A man who allegedly forged an email presented to an inquest into a mid-air collision was a Civil Aviation Authority (CAA) investigator.
Flight examiner David Fielding, 30, and student pilot James Taylor, 19, died on February 17 2008, when their helicopter and a Cessna piloted by Bevan Hookway, 17, collided above Paraparaumu.
During the inquest Mr Fielding's family received an unsolicited email purporting to be from aviation expert Professor Frank Sharp, manager of Professional Programmes at Massey University's School of Aviation.
Prof Sharp denied any knowledge of it.
Name suppression expired this morning for Peter Kirker, a former CAA safety investigation manager, who has been charged with forgery, use of a forged document and perverting the course of justice, the CAA said in a statement.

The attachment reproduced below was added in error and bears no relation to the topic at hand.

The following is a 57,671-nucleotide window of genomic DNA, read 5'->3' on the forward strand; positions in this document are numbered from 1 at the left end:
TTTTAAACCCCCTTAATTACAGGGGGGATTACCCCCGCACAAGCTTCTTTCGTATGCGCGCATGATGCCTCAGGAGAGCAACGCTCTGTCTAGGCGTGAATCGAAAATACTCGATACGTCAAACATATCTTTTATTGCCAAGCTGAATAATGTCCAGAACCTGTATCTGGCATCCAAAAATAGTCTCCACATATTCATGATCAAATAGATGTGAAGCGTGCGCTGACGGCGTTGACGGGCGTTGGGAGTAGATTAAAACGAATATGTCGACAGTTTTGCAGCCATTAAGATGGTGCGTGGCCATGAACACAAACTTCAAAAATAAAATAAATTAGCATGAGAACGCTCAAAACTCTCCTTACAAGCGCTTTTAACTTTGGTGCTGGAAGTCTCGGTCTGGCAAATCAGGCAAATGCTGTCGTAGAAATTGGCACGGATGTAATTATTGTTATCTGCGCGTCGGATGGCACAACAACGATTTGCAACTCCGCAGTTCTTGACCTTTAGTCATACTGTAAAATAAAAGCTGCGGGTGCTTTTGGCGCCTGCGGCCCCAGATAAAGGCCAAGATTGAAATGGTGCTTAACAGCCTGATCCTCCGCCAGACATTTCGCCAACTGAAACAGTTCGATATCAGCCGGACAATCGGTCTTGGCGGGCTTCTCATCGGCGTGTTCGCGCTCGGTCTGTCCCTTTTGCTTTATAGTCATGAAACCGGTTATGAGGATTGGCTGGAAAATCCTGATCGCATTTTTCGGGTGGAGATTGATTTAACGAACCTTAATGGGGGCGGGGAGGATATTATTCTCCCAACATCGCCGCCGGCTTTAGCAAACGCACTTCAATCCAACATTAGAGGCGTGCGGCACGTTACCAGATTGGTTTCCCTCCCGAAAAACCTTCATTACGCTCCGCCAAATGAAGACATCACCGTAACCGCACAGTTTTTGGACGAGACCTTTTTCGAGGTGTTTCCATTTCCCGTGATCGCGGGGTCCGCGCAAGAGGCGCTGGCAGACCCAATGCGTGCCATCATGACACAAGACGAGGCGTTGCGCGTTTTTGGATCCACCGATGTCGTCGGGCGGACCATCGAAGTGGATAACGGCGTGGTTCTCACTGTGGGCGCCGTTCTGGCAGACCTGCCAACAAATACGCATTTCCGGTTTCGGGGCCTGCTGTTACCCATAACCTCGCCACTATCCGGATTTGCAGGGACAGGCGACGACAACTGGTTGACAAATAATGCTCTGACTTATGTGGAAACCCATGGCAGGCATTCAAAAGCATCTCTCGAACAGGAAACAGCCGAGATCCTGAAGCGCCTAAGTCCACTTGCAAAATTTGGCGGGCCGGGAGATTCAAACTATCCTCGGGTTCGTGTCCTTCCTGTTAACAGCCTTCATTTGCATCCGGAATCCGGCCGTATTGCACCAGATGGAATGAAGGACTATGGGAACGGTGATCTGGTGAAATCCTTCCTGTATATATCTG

When the CAA became aware of the allegations, Kirker was suspended from his job pending the outcome of an employment investigation.
But before this was completed Kirker unconditionally resigned from his employment with the CAA, which came to an end last Thursday.
"The CAA expects the highest standards of conduct from all of its staff, and the issues that have arisen in respect of Mr Kirker's employment would not be tolerated by the CAA from any staff member.
"The CAA regrets the involvement of a CAA staff member in such action as this, and is deeply concerned about the impacts the alleged actions may have on the Inquest, and in particular the families of Mr Fielding, Mr Taylor and Mr Hookway.''
The inquest resumed today.